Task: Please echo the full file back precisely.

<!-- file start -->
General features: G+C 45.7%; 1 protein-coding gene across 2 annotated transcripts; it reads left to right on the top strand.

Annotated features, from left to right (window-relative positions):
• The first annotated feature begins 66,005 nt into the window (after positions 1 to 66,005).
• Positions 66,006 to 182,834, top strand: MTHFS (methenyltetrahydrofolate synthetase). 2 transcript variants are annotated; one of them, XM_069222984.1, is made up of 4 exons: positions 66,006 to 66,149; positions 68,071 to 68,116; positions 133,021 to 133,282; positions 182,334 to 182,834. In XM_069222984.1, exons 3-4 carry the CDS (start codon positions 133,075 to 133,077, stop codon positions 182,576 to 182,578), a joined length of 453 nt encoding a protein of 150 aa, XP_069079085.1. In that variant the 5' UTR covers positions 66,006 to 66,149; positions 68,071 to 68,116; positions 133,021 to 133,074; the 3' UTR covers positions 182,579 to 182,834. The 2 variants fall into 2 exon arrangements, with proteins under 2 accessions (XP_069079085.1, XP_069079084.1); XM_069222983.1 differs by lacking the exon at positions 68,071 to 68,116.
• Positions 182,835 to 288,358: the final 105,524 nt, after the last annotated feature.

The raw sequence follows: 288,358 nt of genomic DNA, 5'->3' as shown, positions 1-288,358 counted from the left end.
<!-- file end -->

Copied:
General features: G+C 45.7%; 1 protein-coding gene across 2 annotated transcripts; it reads left to right on the top strand.

Annotated features, from left to right (window-relative positions):
• The first annotated feature begins 66,005 nt into the window (after positions 1 to 66,005).
• Positions 66,006 to 182,834, top strand: MTHFS (methenyltetrahydrofolate synthetase). 2 transcript variants are annotated; one of them, XM_069222984.1, is made up of 4 exons: positions 66,006 to 66,149; positions 68,071 to 68,116; positions 133,021 to 133,282; positions 182,334 to 182,834. In XM_069222984.1, exons 3-4 carry the CDS (start codon positions 133,075 to 133,077, stop codon positions 182,576 to 182,578), a joined length of 453 nt encoding a protein of 150 aa, XP_069079085.1. In that variant the 5' UTR covers positions 66,006 to 66,149; positions 68,071 to 68,116; positions 133,021 to 133,074; the 3' UTR covers positions 182,579 to 182,834. The 2 variants fall into 2 exon arrangements, with proteins under 2 accessions (XP_069079085.1, XP_069079084.1); XM_069222983.1 differs by lacking the exon at positions 68,071 to 68,116.
• Positions 182,835 to 288,358: the final 105,524 nt, after the last annotated feature.

The raw sequence follows: 288,358 nt of genomic DNA, 5'->3' as shown, positions 1-288,358 counted from the left end.